- Oops!Something went wrong.Please try again later.
The Brie Larson-starring hostage drama Room gave the Canadian Screen Awards a post-Oscars glow Sunday night as it nabbbed nine prizes, including best film and best director for Lenny Abrahamson.
The Canada-Ireland co-production blitzed the film categories as Larson, who plays a woman held captive with her young son in the harrowing drama, picked up the best film actress prize after her Academy Awards triumph. Jacob Tremblay got love from the Canadian bash by winning for best film actor crown and Joan Allen took the best film supporting actress honors.
"Wow, this is amazing. I can't believe a little kid won against all these talented adults," nine-year-old Tremblay said when accepting his trophy after competing against Oscar winner Christopher Plummer in the category. Room, which was shot mostly in Toronto, also dominated technical fields as it picked up trophies for art direction, editing, makeup and adapted screenplay for Emma Donoghue.
Donoghue wrote the Room screenplay before her novel of the same name was published in 2010. Elsewhere, Nick Serino won the best film supporting actor crown for his role in the coming-of-age drama Sleeping Giant, and Brooklyn, a Canada-UK-Ireland co-production, had to make do with two craft awards for best film cinematography and best original score.
The Canadian war drama Hyena Road also nabbed its trophies in technical categories — best film overall sound, best sound editing and best visual effects. On the TV side, the chuckler Schitt's Creek grabbed the best comedy prize, while Eugene Levy won the best comedic actor trophy and co-lead Catherine O'Hara won for best comedic actress.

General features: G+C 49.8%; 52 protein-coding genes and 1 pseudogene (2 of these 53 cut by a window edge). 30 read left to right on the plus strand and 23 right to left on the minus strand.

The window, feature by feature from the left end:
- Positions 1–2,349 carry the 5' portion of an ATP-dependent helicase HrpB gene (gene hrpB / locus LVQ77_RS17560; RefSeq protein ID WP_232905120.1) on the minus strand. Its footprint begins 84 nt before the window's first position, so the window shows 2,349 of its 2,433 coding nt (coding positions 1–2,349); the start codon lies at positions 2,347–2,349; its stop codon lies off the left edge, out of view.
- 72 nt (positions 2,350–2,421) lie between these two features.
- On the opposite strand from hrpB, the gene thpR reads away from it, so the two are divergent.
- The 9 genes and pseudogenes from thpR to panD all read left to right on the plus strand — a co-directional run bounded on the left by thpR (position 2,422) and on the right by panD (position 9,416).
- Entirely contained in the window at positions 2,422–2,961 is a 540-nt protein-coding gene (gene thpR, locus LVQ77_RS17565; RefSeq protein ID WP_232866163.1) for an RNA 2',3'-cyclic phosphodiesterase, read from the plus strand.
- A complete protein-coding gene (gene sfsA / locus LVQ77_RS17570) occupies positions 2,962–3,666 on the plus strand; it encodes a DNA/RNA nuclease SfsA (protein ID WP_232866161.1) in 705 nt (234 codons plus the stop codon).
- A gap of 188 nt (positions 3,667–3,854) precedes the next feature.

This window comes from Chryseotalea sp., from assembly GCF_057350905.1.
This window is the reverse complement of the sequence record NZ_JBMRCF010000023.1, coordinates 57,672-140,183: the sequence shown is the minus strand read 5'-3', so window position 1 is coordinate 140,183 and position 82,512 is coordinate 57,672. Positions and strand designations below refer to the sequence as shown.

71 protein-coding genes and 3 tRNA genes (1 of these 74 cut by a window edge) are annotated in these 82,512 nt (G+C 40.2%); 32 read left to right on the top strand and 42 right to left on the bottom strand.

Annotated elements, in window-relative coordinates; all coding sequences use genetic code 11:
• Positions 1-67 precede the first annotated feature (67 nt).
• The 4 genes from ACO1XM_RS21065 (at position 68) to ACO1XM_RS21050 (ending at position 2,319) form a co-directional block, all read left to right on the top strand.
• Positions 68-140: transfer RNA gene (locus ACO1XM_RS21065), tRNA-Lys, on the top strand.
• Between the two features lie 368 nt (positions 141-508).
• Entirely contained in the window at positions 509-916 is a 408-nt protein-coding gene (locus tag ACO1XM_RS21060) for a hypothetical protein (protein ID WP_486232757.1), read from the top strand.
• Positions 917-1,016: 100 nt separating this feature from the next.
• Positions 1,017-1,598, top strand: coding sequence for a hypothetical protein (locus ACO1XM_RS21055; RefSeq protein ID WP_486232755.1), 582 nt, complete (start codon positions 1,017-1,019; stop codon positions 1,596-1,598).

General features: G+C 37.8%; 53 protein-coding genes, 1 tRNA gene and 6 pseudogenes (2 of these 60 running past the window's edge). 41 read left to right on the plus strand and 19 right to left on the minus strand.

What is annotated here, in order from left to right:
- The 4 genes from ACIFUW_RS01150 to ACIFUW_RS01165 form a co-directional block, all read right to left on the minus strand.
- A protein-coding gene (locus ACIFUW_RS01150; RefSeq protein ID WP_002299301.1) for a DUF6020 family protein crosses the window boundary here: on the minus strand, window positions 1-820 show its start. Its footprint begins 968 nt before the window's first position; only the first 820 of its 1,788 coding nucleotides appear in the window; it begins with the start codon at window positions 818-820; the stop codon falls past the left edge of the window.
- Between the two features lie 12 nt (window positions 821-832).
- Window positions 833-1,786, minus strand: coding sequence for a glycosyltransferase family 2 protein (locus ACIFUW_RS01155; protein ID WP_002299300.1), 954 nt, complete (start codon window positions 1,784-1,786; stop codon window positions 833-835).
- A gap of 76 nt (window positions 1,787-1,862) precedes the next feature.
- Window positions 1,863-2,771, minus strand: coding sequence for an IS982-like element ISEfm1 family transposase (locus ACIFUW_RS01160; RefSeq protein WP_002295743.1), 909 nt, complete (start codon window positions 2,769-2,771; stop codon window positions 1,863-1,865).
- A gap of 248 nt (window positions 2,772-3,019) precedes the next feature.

“Thank you for making everyday of shooting the Schitt's a great day," O'Hara said when accepting her Screenie. Another multiple winner was Orphan Black, which earned Tatiana Maslany the best dramatic actress and Ari Millen the best dramatic actor crowns.
"I want to dedicate this award to the incredible actors I get to work with on Orphan Black," Maslany said via videotape when picking up her Screenie. The evening also had a feel of a Second City TV reunion as Eugene Levy gave fellow Canadian funnyman Martin Short a lifetime achievement award.
"I didn't even know I was ill," Short said wryly when accepting the tribute. Elsewhere, the cop drama 19-2 won for best dramatic series and The Book of Negroes won for best limited TV series.
The Book of Negroes, which aired on BET stateside, last Wednesday night won nine other trophies in pre-telecast prize-giving. The Canadian Screen Awards, presented by the Academy of Canadian Cinema & Television, aired on the CBC network.